Power of Personal Testimony

John 9:25 (ESV) … “He answered, “Whether he is a sinner I do not know. One thing I do know, that though I was blind, now I see.”


Sometimes honest Christians can trump their theological superiors with a true personal experience. The man does not honestly know if Jesus is or ever was a sinner. How could he know that? He was blind his whole life; and he had not followed Jesus around. And he can never see into Jesus’ heart. So he will not say, “Oh no, he’s not!” This man will not even lie to protect Jesus. He knows only one thing, and he says so, with the deepest personal conviction: “I am a blind man; I now see.”


The difference between these two contradictory states of being (“I am” but “I now”) was the coming of one reality into his life—the intervention of the man “they know” to be a sinner. The healed man cannot pronounce on Jesus’ character, which he does not know. He can only pronounce, with deepest personal gratitude, on Jesus’ impact, which he does know: His whole life has been wonderfully changed since meeting the man. That simple fact, of course, disposes him to think well of Jesus. Still the healed man will only tell the truth, not conjecture. The Evangelist John is asking reading Christians to be as careful in our own tests.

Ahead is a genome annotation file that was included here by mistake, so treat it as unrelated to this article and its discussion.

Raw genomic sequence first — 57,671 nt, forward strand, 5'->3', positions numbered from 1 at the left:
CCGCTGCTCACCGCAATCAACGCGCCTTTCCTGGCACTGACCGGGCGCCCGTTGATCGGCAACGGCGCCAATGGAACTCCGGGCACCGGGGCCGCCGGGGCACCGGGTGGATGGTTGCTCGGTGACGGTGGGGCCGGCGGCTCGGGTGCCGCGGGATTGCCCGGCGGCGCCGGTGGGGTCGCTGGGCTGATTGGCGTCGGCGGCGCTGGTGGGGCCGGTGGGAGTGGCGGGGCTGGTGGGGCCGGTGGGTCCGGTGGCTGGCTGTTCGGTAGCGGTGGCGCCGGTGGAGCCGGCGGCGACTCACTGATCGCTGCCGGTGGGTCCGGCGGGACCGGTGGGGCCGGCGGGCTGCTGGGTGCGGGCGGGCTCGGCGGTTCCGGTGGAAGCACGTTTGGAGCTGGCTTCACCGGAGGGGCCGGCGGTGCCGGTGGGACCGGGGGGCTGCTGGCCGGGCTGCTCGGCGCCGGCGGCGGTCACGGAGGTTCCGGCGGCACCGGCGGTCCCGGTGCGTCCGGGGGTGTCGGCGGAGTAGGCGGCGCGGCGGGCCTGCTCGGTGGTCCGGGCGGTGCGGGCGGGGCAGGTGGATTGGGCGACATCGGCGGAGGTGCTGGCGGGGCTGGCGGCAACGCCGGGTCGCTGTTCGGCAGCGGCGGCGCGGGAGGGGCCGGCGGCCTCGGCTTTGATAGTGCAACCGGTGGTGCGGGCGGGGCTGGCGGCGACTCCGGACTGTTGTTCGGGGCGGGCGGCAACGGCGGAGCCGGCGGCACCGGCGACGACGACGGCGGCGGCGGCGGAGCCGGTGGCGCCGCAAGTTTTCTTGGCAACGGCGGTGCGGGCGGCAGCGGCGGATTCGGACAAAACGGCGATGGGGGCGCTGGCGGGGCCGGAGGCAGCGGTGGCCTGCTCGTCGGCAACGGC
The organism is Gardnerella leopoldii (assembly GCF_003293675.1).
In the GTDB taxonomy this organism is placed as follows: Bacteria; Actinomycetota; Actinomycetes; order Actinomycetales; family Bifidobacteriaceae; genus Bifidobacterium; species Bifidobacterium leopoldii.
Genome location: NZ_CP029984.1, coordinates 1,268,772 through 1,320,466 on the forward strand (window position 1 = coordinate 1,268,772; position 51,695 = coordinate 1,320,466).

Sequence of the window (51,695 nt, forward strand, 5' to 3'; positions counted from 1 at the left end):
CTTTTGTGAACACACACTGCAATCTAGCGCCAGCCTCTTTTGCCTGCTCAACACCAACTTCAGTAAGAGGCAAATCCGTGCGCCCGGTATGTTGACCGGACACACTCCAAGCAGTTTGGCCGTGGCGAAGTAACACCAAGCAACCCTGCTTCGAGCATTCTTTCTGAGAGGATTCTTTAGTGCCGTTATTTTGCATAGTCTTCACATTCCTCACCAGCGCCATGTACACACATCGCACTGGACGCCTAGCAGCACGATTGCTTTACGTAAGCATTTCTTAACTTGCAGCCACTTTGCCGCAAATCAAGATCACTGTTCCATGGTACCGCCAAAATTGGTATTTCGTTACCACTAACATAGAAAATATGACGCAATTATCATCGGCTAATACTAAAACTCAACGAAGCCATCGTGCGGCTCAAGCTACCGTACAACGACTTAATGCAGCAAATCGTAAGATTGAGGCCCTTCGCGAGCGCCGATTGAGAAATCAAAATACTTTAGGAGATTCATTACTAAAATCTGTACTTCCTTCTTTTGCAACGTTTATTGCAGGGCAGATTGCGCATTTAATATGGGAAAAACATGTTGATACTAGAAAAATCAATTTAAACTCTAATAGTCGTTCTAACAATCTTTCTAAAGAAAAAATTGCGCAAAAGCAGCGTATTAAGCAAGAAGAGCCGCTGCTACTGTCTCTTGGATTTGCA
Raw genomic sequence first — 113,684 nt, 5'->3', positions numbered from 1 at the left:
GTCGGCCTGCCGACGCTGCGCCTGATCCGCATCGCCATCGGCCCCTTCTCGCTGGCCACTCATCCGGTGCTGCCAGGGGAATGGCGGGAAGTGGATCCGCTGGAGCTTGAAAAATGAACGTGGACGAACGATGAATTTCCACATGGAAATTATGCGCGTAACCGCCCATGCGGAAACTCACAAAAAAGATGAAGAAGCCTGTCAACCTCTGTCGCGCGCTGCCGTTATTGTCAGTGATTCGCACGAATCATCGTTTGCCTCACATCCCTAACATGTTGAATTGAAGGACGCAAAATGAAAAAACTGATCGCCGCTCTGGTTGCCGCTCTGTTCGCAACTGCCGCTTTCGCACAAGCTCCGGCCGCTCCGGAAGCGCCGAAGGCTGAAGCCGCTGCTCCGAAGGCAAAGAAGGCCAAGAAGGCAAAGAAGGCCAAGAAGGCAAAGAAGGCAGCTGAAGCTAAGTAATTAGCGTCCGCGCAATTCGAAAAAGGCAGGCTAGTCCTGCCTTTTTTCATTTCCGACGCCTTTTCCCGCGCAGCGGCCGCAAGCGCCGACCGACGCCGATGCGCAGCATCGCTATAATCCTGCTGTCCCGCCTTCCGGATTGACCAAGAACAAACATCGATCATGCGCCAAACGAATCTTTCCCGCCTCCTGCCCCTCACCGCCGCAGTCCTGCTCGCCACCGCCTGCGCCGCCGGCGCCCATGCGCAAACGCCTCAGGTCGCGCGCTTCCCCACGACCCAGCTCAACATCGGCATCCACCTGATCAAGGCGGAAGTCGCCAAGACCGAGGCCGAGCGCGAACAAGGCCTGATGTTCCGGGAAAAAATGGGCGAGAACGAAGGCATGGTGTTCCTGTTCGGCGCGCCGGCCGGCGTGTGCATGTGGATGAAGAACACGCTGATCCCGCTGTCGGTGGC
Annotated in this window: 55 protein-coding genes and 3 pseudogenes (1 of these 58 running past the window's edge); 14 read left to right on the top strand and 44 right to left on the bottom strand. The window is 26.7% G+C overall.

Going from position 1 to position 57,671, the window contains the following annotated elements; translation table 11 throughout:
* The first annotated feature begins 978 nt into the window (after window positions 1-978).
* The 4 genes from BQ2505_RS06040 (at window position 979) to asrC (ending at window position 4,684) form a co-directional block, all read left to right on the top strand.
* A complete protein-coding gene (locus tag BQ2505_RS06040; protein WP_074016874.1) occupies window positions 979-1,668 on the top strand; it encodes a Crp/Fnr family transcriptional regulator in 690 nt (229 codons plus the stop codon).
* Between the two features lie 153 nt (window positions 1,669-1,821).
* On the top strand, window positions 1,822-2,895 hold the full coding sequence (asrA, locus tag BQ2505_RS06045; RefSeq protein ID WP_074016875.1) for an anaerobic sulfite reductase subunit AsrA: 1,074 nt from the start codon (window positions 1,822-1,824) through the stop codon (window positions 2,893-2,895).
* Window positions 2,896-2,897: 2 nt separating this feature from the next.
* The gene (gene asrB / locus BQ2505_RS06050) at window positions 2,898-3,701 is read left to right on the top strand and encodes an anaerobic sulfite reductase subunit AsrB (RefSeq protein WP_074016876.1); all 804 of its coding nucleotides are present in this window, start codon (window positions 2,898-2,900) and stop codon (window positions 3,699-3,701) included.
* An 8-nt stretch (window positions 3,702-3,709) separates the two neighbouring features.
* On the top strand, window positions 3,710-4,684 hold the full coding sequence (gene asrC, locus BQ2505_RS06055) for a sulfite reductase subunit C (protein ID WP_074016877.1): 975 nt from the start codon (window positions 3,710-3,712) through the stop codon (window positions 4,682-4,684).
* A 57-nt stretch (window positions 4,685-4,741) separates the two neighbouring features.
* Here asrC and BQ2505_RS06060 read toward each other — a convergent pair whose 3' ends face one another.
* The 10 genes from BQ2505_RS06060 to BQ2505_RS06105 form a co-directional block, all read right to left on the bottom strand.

In reading a history of gospel songs I came across the story of an English miner who had been converted in the Wesleyan revival and whose life had been greatly changed. So greatly changed that some of his fellow workers chided him rather mercilessly at lunch time. One day they asked him in jest, “You don’t really believe that Jesus changed water into wine, do you?!” And the man replied in a way that reminds me very much of our chapter’s man: “I don’t really know if Jesus actually changed water into wine; I wasn’t there. But I do know one thing: In my house Jesus changed beer into furniture.” [1]



[1] Bruner, F. D. (2012). The Gospel of John: A Commentary (pp. 589–590). Grand Rapids, MI;Cambridge, U.K.: Eerdmans.

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